Until the Taliban were ousted from Kabul by U.S.-led troops in end-2001, more than 3.5 million Afghans lived in rural and urban Pakistan for three decades making them familiar with Pakistani consumer goods.

    The bilateral trade climbed up from 492 million dollars in 2003-04 to 1.63 billion dollars in the previous financial year, mainly because of exports.

    But due to many problems, exports have witnessed a decline of almost 400 million dollars in 2006-07 from the previous year. Pakistani manufacturers have been losing out to mainly Iranian and Indian competitors.

    Liaqat Ahmad Khan, president of the Sarhad Chamber of Commerce and Industry (SCCI), in Peshawar, says the government claims that Pakistan is located at the doorstep of Central Asia, but in reality it has never focused on the benefits of geographical proximity to these emerging markets.

    The Federal Board of Revenue on Dec. 30, 2004, notified the opening of customs stations at nine different routes to facilitate trade. But that has not been formalised because of lack of facilities, poor road infrastructure and above all security concerns in the tribal belt. However, the informal trade conducted by smugglers is brisk.

    In his trade policy speech, Commerce Minister Humayun Akhtar attributed the decrease of almost 400 million dollars in exports to Afghanistan to reduced demands of petroleum, leather and rice, as flow of other consumer goods is normal.

    Numan Wazir, president of the Industrialists Association Peshawar, says trade and industry in the NWFP is mostly focused on the consumer markets in Afghanistan, but the government’s inability to give incentives is cramping business. (END/2007)
     
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  2. Abu Zolfiqar

    Abu Zolfiqar First Line of Offence

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    in a way this benefits Afghanistan more than it benefits us....

    for every district a truck goes through in Afghanistan it must pay huge bribes; this system needs to change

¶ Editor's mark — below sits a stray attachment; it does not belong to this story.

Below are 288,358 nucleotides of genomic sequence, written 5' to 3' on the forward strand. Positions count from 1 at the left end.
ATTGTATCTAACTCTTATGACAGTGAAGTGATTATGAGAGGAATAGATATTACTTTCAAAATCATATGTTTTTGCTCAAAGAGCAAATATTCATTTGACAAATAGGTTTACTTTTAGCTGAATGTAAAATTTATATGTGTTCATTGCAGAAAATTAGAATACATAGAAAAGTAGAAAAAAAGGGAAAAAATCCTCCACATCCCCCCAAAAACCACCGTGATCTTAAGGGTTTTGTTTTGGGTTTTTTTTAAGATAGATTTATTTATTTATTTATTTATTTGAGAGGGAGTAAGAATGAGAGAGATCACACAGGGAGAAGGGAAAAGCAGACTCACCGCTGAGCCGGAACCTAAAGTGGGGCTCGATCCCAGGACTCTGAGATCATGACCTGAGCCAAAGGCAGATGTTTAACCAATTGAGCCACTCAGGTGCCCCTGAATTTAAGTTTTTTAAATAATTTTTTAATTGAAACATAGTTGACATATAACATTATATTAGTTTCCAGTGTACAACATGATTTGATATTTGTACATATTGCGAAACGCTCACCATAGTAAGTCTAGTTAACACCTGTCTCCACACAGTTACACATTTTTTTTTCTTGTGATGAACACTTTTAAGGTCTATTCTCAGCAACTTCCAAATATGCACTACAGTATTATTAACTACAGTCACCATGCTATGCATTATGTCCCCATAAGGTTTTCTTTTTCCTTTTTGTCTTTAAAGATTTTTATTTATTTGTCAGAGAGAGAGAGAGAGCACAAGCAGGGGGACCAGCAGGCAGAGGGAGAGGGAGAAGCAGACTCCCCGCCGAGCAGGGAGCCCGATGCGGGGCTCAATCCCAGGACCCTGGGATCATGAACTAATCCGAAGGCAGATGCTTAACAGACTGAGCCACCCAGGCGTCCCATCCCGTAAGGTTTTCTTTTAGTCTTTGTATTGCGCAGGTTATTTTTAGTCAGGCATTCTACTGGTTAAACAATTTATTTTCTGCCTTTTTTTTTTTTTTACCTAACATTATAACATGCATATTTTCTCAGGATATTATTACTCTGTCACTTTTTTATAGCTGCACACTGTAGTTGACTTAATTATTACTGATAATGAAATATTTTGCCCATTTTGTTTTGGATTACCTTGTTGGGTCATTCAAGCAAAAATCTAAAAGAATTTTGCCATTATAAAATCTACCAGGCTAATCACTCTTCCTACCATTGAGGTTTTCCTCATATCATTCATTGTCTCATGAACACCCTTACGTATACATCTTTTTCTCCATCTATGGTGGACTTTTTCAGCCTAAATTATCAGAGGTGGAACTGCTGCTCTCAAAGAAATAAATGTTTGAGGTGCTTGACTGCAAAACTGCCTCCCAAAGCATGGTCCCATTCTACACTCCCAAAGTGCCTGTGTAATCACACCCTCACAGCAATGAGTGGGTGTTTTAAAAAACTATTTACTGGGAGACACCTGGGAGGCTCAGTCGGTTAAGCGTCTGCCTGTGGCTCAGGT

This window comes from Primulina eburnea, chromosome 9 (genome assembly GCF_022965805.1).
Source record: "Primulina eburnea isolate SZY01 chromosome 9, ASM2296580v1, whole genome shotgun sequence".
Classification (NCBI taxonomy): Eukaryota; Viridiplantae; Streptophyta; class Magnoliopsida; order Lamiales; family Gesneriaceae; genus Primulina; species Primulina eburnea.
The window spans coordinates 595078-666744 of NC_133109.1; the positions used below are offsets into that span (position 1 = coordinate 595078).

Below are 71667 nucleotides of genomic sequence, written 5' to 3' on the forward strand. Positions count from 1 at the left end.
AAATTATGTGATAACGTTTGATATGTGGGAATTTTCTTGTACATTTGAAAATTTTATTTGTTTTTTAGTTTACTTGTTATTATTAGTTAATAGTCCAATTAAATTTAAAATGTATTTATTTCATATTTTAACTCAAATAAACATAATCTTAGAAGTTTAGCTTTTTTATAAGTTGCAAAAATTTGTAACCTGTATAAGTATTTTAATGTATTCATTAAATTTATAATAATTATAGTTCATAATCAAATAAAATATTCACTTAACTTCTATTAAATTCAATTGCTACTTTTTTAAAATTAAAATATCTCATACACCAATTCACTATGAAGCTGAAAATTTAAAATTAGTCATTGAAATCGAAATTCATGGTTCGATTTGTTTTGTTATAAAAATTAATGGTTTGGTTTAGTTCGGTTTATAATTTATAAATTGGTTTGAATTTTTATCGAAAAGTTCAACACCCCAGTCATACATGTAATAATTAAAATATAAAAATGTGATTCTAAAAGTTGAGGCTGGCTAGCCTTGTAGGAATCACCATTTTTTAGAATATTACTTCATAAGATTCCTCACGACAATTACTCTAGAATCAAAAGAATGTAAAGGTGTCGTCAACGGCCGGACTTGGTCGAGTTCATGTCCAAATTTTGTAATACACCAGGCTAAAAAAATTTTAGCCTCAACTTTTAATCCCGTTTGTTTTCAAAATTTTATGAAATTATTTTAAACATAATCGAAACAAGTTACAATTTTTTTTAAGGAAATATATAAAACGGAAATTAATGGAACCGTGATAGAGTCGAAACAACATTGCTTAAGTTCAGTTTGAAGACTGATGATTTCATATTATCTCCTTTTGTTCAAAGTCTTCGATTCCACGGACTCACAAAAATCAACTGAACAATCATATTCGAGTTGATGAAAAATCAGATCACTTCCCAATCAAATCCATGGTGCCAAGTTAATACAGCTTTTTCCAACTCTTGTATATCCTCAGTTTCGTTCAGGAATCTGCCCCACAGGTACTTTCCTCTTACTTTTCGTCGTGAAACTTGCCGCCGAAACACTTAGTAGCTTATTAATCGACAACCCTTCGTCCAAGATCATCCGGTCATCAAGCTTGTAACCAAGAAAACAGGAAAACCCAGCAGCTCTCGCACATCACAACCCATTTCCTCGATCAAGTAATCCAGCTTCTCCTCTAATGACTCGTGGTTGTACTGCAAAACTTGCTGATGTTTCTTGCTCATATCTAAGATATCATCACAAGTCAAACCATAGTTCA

3. EjazR

    EjazR SENIOR MEMBER

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    Pakistan allows one-way transit trade with India to Afghanistan

    DAWN.COM | Business | Kabul allowed to export goods through Wagha

    ISLAMABAD: Pakistan and Afghanistan on Monday agreed to allow Afghan products’ export to India through land route, but stopped short of taking up the issue of reciprocal trade by New Delhi to Afghanistan.

    Although a formal agreement would be signed later, understanding on the issue was reached as result of three days’ of negotiations between technical experts of the two sides from Commerce and Immigrations departments in Islamabad.

    As a result of this understanding, for the first time Afghan trucks with goods meant for a third country would be allowed to enter Pakistan, and would travel up to Wagha border for off-loading goods meant for India.

    However, the understanding does not allow Indian exports to Afghanistan through Pakistan.

    ‘The Afghan delegation has been informed that the issue of allowing two-way trade between Afghanistan and India cannot be discussed at this forum,’ said a member of Pakistan delegation, adding that this can be decided in composite dialogue between India and Pakistan.

    Izharulhaq Ahady, first secretary to Embassy of Afghanistan, told newsmen that Pakistan has allowed Afghan trucks to move up to Wagha border to carry Afghan exports to India to facilitate Afghan exports, mainly perishable items.

    ‘But the same facility for Indian exports to Afghanistan has not been discussed,’ he said, adding rules of engagements are being finalised to check possible movement of narcotics and illegal items through this facility.

    Another issue is to provide legal status to Afghan truckers in Pakistan and vice versa. Similarly, it is yet to be finalised if drivers and conductors would be required to get passports or they would be able to travel on permits, Mr Ahady said.